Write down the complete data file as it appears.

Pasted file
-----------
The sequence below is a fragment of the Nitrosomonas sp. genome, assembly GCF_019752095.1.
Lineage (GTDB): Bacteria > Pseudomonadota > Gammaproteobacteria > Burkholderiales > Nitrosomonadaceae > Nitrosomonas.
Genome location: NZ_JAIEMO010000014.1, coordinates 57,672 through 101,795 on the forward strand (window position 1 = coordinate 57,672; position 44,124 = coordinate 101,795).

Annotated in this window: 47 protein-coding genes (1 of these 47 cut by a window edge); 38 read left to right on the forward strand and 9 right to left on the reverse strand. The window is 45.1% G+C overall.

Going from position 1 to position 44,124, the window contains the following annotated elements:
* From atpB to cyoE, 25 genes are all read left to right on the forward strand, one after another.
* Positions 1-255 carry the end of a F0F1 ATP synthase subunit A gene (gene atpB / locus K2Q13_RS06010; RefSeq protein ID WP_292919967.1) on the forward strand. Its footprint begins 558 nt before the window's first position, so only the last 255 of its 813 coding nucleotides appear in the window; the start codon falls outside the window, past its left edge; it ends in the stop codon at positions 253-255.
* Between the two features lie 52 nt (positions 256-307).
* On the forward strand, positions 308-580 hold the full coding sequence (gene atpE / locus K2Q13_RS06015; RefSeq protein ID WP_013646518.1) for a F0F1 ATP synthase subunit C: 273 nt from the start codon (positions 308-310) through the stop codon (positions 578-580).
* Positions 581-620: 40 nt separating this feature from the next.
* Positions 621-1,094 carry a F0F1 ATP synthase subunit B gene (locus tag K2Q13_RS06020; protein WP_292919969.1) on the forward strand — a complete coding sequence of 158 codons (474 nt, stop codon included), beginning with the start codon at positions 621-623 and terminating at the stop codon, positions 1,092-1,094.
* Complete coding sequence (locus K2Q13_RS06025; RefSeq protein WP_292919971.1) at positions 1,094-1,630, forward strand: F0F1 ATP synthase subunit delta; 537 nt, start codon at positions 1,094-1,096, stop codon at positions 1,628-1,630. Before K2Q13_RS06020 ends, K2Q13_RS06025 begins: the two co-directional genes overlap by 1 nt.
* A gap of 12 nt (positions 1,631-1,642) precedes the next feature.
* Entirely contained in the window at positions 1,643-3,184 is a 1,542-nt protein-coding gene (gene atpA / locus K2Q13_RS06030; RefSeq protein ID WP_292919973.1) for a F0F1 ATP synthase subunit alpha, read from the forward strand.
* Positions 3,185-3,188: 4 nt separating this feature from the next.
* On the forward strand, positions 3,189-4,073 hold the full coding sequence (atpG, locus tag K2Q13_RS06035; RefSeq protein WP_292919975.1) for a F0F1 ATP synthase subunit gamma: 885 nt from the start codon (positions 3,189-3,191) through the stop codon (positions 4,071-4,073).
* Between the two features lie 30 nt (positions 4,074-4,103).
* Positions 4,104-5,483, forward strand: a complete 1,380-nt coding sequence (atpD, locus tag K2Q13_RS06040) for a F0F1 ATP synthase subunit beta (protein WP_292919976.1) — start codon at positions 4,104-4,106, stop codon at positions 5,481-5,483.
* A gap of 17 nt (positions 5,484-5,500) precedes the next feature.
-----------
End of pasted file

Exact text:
The sequence below is a fragment of the Nitrosomonas sp. genome, assembly GCF_019752095.1.
Lineage (GTDB): Bacteria > Pseudomonadota > Gammaproteobacteria > Burkholderiales > Nitrosomonadaceae > Nitrosomonas.
Genome location: NZ_JAIEMO010000014.1, coordinates 57,672 through 101,795 on the forward strand (window position 1 = coordinate 57,672; position 44,124 = coordinate 101,795).

Annotated in this window: 47 protein-coding genes (1 of these 47 cut by a window edge); 38 read left to right on the forward strand and 9 right to left on the reverse strand. The window is 45.1% G+C overall.

Going from position 1 to position 44,124, the window contains the following annotated elements:
* From atpB to cyoE, 25 genes are all read left to right on the forward strand, one after another.
* Positions 1-255 carry the end of a F0F1 ATP synthase subunit A gene (gene atpB / locus K2Q13_RS06010; RefSeq protein ID WP_292919967.1) on the forward strand. Its footprint begins 558 nt before the window's first position, so only the last 255 of its 813 coding nucleotides appear in the window; the start codon falls outside the window, past its left edge; it ends in the stop codon at positions 253-255.
* Between the two features lie 52 nt (positions 256-307).
* On the forward strand, positions 308-580 hold the full coding sequence (gene atpE / locus K2Q13_RS06015; RefSeq protein ID WP_013646518.1) for a F0F1 ATP synthase subunit C: 273 nt from the start codon (positions 308-310) through the stop codon (positions 578-580).
* Positions 581-620: 40 nt separating this feature from the next.
* Positions 621-1,094 carry a F0F1 ATP synthase subunit B gene (locus tag K2Q13_RS06020; protein WP_292919969.1) on the forward strand — a complete coding sequence of 158 codons (474 nt, stop codon included), beginning with the start codon at positions 621-623 and terminating at the stop codon, positions 1,092-1,094.
* Complete coding sequence (locus K2Q13_RS06025; RefSeq protein WP_292919971.1) at positions 1,094-1,630, forward strand: F0F1 ATP synthase subunit delta; 537 nt, start codon at positions 1,094-1,096, stop codon at positions 1,628-1,630. Before K2Q13_RS06020 ends, K2Q13_RS06025 begins: the two co-directional genes overlap by 1 nt.
* A gap of 12 nt (positions 1,631-1,642) precedes the next feature.
* Entirely contained in the window at positions 1,643-3,184 is a 1,542-nt protein-coding gene (gene atpA / locus K2Q13_RS06030; RefSeq protein ID WP_292919973.1) for a F0F1 ATP synthase subunit alpha, read from the forward strand.
* Positions 3,185-3,188: 4 nt separating this feature from the next.
* On the forward strand, positions 3,189-4,073 hold the full coding sequence (atpG, locus tag K2Q13_RS06035; RefSeq protein WP_292919975.1) for a F0F1 ATP synthase subunit gamma: 885 nt from the start codon (positions 3,189-3,191) through the stop codon (positions 4,071-4,073).
* Between the two features lie 30 nt (positions 4,074-4,103).
* Positions 4,104-5,483, forward strand: a complete 1,380-nt coding sequence (atpD, locus tag K2Q13_RS06040) for a F0F1 ATP synthase subunit beta (protein WP_292919976.1) — start codon at positions 4,104-4,106, stop codon at positions 5,481-5,483.
* A gap of 17 nt (positions 5,484-5,500) precedes the next feature.